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Matthew Henry's Commentary

Job Chapter 40

ob humbles himself to God. (1-5) The Lord reasons with Job to show his righteousness, power, and wisdom. (6-14) God's power shown in Behemoth. (15-24)

Verses 1-5: Communion with the Lord effectually convinces and humbles a saint, and makes him glad to part with his most beloved sins. There is need to be thoroughly convinced and humbled, to prepare us for remarkable deliverances. After God had shown Job, by his manifest ignorance of the works of nature, how unable he was to judge of the methods and designs of Providence, he puts a convincing question to him; Shall he that contendeth with the Almighty instruct him? Now Job began to melt into godly sorrow: when his friends reasoned with him, he did not yield; but the voice of the Lord is powerful. When the Spirit of truth is come, he shall convince. Job yields himself to the grace of God. He owns himself an offender, and has nothing to say to justify himself. He is now sensible that he has sinned; and therefore he calls himself vile. Repentance changes men's opinion of themselves. Job is now convinced of his error. Those who are truly sensible of their own sinfulness and vileness, dare not justify themselves before God. He perceived that he was a poor, mean, foolish, and sinful creature, who ought not to have uttered one word against the Divine conduct. One glimpse of God's holy nature would appal the stoutest rebel. How, then will the wicked bear the sight of his glory at the day of judgment? But when we see this glory revealed in Jesus Christ, we shall be humbled without being terrified; self-abasement agrees with filial love.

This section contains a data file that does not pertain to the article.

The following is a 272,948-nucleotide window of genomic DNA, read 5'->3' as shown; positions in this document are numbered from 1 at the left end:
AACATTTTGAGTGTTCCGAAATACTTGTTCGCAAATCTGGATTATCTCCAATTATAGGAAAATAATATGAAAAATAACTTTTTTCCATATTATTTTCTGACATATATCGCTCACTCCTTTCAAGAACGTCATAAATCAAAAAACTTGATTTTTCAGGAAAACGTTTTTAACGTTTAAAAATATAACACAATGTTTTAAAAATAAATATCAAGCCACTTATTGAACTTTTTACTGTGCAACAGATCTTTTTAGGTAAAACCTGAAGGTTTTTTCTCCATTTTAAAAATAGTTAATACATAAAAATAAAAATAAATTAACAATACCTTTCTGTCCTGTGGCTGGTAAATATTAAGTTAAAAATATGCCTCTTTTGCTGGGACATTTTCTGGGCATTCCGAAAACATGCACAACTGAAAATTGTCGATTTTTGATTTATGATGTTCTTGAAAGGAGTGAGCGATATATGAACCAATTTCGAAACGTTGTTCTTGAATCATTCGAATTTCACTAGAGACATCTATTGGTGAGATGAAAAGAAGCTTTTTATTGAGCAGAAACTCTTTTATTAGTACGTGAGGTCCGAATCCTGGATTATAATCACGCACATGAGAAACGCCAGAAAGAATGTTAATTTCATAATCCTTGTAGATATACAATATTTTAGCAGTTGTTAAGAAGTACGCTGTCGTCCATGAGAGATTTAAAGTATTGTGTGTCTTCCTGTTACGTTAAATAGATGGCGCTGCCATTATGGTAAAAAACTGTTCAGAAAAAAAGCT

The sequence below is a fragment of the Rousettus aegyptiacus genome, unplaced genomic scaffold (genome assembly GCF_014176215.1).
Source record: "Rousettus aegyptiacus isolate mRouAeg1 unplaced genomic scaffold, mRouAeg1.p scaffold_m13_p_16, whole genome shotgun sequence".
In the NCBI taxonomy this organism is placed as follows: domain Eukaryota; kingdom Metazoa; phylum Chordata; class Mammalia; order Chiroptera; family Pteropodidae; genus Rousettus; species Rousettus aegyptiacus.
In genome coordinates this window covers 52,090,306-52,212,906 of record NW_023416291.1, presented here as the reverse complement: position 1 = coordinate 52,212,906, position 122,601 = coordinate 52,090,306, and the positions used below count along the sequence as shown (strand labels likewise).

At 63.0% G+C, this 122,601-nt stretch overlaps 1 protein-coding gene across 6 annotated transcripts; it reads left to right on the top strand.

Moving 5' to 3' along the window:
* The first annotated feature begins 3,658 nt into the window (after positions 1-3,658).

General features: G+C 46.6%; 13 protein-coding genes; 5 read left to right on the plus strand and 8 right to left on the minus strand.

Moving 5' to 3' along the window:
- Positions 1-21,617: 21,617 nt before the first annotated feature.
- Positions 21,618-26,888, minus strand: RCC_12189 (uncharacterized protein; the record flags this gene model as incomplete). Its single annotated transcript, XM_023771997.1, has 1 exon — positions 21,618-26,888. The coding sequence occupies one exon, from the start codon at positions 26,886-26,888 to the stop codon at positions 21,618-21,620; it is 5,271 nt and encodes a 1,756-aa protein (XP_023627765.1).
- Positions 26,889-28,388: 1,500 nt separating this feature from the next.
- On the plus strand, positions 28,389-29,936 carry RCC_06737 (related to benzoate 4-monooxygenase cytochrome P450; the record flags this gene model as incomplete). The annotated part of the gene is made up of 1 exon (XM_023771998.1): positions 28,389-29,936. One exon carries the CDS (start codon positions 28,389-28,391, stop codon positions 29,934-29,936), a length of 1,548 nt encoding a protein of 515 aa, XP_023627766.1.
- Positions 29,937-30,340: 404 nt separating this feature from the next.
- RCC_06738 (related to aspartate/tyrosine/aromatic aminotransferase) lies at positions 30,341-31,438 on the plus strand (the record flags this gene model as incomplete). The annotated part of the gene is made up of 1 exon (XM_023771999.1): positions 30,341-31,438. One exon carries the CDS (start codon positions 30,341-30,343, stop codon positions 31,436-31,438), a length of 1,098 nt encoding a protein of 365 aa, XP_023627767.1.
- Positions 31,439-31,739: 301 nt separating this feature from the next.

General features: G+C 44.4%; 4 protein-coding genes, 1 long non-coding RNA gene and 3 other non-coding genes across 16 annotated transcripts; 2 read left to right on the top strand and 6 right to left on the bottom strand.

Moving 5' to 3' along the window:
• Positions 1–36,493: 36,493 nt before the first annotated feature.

Verses 6-14: Those who profit by what they have heard from God, shall hear more from him. And those who are truly convinced of sin, yet need to be more thoroughly convinced and more humbled. No doubt God, and he only, has power to humble and bring down proud men; he has wisdom to know when and how to do it, and it is not for us to teach him how to govern the world. Our own hands cannot save us by recommending us to God's grace, much less rescuing us from his justice; and therefore into his hand we must commit ourselves. The renewal of a believer proceeds in the same way of conviction, humbling, and watchfulness against remaining sin, as his first conversion. When convinced of many evils in our conduct, we still need convincing of many more.

Verses 15-24: God, for the further proving of his own power, describes two vast animals, far exceeding man in bulk and strength. Behemoth signifies beasts. Most understand it of an animal well known in Egypt, called the river-horse, or hippopotamus. This vast animal is noticed as an argument to humble ourselves before the great God; for he created this vast animal, which is so fearfully and wonderfully made. Whatever strength this or any other creature has, it is derived from God. He that made the soul of man, knows all the ways to it, and can make the sword of justice, his wrath, to approach and touch it. Every godly man has spiritual weapons, the whole armour of God, to resist, yea, to overcome the tempter, that his never-dying soul may be safe, whatever becomes of his frail flesh and mortal body.